Give Big Hawai‘i: Who Benefits from Nonprofits? After-School All-Stars
After-School All-Stars keeps kids safe and engaged in positive activities.
Keeping students busy during after-school hours can be a challenge. More than 70% of keiki in the country have parents who work outside the home. That means 15 million children are left unsupervised for at least three hours a day, from 3 to 6 p.m., Monday through Friday. These students are three times more likely than their counterparts to get involved with drugs, alcohol, sexual activity or violent crime, according to After-School All-Stars Hawai‘i, a nonprofit program that helps fill that gap with academic support, engaging activities, and health and fitness programs.
“We provide a safe environment for kids to come together, to be around other kids, and make friendships,” says Gavin Moffat, the organization’s communications and development manager. “They get free snacks and have a wide array of programs to choose from. It’s not your typical after-school program. We offer programs with a purpose and programs that are student-chosen. The students get to have a voice in what they want to pursue for the quarter or the semester.”
Noa Arriesgado, a freshman at Farrington High School, was one such beneficiary of the program. Arriesgado’s mom signed him up for the free program three years ago.
“I didn’t really join until quarter two,” he recalls. “I had already signed the papers, but I was too afraid to come because I didn’t know what to expect.”
Arriesgado eventually made his way over to the group, and he says he hasn’t been the same since. “We played outdoor games and did different types of activities,” he says, adding that some of the activities involved a lot of students, which forced him to interact with new people.
“I was the shy one who wouldn’t really get into that kind of stuff,” he says. “I would just watch as things went on, but I’m an outgoing type of student now.”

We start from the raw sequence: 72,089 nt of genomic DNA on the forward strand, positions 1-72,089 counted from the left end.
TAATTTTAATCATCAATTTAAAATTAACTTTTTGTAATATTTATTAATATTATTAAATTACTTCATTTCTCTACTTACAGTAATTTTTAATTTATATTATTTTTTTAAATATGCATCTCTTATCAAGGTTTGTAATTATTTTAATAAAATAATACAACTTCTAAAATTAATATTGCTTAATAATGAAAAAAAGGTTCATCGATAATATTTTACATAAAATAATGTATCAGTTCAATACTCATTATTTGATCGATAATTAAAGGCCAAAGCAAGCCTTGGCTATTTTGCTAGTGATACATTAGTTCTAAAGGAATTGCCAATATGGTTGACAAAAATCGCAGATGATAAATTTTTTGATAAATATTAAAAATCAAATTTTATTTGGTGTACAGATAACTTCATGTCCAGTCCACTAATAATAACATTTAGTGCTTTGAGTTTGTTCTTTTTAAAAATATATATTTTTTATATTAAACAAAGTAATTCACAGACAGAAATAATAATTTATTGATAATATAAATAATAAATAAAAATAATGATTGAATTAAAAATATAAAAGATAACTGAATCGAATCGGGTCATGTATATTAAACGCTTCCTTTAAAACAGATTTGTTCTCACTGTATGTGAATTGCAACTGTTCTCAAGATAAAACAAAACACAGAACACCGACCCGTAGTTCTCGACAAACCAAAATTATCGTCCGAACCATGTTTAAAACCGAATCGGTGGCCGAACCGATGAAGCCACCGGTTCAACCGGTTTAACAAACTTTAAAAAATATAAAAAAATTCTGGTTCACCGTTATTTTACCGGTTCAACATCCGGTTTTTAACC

He attributes this change to ASAS, saying that the staff encourages interaction in a way that’s fun and motivating. His grades also improved after starting the program and working with the group’s team.
“I really like the staff,” Arriesgado says. “They’re really kind and I liked how they helped us with our work. They really care for us. They were like friendly mentors.”
Moffat personally saw how much Arriesgado flourished when he was selected as one of two student emcees at the program’s annual gala this past August. “From greeting guests to giving a speech in front of 200 people, he did an excellent job,” Moffat says. “He spoke highly of [the organization] and was a great representative of what the programs are about. … ASAS is changing lives and keeping kids safe, and I think Noa is a great example of that.”
Arriesgado is one of many students who have thrived with ASAS. Over the past 13 years, the organization has served more than 25,000 local keiki in sixth, seventh and eighth grades. Programs are available at eight schools on O‘ahu, as well as three on Hawai‘i Island.
“ASAS is changing lives and keeping kids safe, and I think Noa is a great example
of that.” –Gavin Moffat
Each of the partner school campuses are in school complexes that serve Title I students, where more than 50% of students qualify for the federal free and reduced lunch program. Every school has its own advisory board, which comprises select school staff, students, parents and community members. This board provides guidance for programs to ensure that the activities at each location are tailored to the populations they serve. Programs typically run for three hours, with the first hour for homework help or tutoring. The rest of the time is dedicated to classes that students choose. There are 113 unique classes being offered, everything from cheerleading and baking classes to volleyball and online gaming—and they are all free to participants.
“We work directly with the schools that we are in, and the school encourages the students to register with us and participate in the program,” Moffat explains.
Today, Arriesgado serves as a volunteer student helper with ASAS, making sure younger students have the same opportunities he did back when he was a newbie. “I supervise the kids,” he says. “I make sure they’re doing their part in the program and are following directions.
“I really encourage people to join. It’s a way to discover new activities instead of sticking to the same old regular things that you always do.”
After-School All-Stars Hawai‘i provides comprehensive after-school programs that keep children safe and help them succeed in school and life.